Newcrest's hidden gem

A surge in tungsten prices has left Newcrest sitting pretty on a very lucrative asset.

PORTFOLIO POINT: The rapid appreciation of tungsten prices in recent years means Newcrest is sitting on a highly lucrative asset in its O’Callaghan’s deposit.

Soft metal, soft share price: That’s the prevailing picture of Newcrest, Australia’s biggest gold miner. But the company’s share price might not be 'soft’ for much longer, thanks to the potential development of a mine producing one of the world’s hardest (and hottest) metals, tungsten.

Buried deep inside Newcrest’s forward planning department, and 300 metres beneath the ground at the Telfer gold project in WA, is the O’Callaghan’s polymetallic discovery – an orebody rich in tungsten, copper, zinc and lead.

Discovered five years ago, O’Callaghan’s has been quietly studied by Newcrest as a useful addition to Telfer, an ageing gold mine suffering from rising costs, and a factor in Newcrest’s share price limping along at around $28.58 – a price which is 33% below the stock’s 12-month high of $42.42, set in April last year.

With the potential to generate annual sales approaching $US280 million, O’Callaghan’s would make a modest contribution to Newcrest’s revenue ($4.1 billion last year) and profit ($1 billion).

But there are strategic factors at work in the world of tungsten which make it more important than first meets the eye, including the potential for the metal to extend the life of Telfer, and for outside interests to urge Newcrest to develop O’Callaghan’s (and possibly help meet the estimated $500 million capital cost).

In its last public statement on the possible addition of tungsten to its inventory of metals, Newcrest management estimated that O’Callaghan’s could lower the cost of gold production at Telfer by between $US100-and-$US150 an ounce, an important contribution to a mine which last year produced gold at $A728 an ounce, but is expected to see the cost rise to $A842/oz this year, and then up to $A962 in 2013.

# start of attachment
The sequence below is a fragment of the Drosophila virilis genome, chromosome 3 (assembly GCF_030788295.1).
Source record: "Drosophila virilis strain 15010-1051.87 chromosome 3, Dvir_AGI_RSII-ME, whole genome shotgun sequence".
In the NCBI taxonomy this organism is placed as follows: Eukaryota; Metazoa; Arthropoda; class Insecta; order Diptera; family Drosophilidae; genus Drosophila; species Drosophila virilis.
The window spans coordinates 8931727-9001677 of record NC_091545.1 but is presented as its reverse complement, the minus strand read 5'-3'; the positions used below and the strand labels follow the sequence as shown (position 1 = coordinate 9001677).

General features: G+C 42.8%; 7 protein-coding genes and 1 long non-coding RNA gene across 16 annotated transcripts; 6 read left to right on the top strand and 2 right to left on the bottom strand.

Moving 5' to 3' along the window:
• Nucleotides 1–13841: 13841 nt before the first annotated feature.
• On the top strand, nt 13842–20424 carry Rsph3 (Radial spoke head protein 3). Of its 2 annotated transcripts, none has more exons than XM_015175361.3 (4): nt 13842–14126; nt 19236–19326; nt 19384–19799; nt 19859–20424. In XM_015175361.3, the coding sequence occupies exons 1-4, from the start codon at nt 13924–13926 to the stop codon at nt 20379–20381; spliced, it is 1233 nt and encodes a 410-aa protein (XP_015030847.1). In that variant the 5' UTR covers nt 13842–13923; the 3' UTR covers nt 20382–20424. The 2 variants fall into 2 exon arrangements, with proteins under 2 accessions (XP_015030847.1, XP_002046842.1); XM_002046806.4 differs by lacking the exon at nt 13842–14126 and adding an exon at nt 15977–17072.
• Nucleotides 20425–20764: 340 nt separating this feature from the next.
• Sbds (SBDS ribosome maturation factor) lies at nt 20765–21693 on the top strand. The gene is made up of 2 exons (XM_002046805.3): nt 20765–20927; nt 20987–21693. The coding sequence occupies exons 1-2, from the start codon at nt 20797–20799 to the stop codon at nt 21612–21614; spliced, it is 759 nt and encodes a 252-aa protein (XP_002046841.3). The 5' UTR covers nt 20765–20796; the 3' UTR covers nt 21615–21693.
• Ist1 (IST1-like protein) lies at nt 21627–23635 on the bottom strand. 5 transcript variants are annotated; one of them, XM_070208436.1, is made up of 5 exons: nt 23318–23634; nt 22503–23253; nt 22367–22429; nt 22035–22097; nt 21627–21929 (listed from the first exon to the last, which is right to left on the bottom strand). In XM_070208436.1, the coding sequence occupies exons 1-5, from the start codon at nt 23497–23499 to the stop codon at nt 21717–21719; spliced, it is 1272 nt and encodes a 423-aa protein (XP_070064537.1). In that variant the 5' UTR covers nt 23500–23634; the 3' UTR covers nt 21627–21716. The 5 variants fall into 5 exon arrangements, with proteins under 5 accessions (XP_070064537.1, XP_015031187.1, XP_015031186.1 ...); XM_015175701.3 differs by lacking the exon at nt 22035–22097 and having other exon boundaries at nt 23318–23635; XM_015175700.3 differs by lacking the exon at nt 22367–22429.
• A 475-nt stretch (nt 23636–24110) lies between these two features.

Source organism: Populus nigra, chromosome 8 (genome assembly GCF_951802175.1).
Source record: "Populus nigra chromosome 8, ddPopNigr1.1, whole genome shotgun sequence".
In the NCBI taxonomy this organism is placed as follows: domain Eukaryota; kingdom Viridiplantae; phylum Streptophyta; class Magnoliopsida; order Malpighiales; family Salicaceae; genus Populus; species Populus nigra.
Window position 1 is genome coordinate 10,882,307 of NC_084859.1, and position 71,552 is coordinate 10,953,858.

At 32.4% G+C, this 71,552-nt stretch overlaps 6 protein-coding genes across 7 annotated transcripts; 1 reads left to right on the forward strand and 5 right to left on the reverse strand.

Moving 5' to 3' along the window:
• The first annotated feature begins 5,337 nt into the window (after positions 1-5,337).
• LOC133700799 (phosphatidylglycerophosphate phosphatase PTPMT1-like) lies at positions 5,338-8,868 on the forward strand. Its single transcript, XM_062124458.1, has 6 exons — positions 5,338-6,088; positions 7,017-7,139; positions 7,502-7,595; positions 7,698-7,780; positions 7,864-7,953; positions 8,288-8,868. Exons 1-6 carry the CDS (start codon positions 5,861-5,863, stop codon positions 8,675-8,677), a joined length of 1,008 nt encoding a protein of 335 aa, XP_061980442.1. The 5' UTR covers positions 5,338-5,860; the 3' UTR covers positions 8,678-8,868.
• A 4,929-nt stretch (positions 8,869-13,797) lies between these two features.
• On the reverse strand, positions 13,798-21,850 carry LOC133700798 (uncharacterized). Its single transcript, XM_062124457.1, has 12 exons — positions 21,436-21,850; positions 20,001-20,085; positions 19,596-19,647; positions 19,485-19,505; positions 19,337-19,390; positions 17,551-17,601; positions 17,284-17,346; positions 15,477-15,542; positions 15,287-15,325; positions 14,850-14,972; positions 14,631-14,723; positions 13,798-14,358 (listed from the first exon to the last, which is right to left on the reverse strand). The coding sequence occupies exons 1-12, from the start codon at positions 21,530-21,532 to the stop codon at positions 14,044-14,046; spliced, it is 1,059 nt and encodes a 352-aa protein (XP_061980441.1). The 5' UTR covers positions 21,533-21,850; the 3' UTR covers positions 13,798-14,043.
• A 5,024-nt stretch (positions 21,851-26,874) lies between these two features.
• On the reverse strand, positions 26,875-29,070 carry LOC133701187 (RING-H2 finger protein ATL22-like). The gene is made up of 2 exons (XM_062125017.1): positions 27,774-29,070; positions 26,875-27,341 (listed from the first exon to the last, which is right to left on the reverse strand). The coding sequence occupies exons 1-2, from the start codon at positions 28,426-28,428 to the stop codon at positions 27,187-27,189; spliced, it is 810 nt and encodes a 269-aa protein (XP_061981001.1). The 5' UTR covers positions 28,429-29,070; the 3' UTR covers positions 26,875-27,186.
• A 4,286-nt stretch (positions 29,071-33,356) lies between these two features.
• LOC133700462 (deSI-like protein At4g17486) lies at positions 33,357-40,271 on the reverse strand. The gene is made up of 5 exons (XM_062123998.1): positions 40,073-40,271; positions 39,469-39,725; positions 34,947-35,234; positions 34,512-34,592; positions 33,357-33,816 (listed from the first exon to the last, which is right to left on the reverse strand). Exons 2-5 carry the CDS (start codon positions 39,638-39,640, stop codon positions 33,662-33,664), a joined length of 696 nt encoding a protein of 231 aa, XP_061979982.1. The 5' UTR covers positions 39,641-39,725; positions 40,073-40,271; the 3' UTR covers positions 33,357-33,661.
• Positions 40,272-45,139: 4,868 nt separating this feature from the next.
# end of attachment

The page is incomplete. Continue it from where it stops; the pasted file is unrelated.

Since the company’s last comment on O’Callaghan’s, contained in briefing papers released last August, the project has disappeared from view. A spokesman told Eureka Report this week that nothing had changed since then, with a pre-feasibility into the tungsten project expected to be completed this year.

Nothing may have changed at Newcrest as far as tungsten is concerned, but a lot has changed at an international level, with the metal named, along with rare earths, in a World Trade Organisation dispute.

The US, Europe and Japan are alleging that China has broken trade rules by withholding supplies of essential metals from the global market, jeopardising manufacturers who rely on exotic elements for the production of their high-tech electronic products and armaments.

Rare earths, a family of 17 oddly-named elements such as lanthanum, praseodymium, and dysprosium, attracted most of the headlines associated with the WTO case, but it is tungsten which sits higher on a “critical metals” list.

Last year, the British Geological Society (BGS) compiled a list of metals it regards as exposed to “supply risk” because their production is dominated by one country, or they are in high demand and short supply.

With 10 as the highest possible score for what might be called endangered metals, the rare earth family scored 8. Tungsten scored 8.5, thanks largely to China accounting for an estimated 85% of global output, and because it had a habit of using export controls to regulate the availability of tungsten to the rest of the world.

Significantly, the BGS also rated O’Callaghan’s as the world’s biggest undeveloped tungsten deposit.

Best known to some people as the metal used as the filament in light bulbs, tungsten has a number of special properties, including extreme hardness and a high melting point. It is as perfect for lighting as it is for mineral exploration drill bits, artillery barrels and tank armour.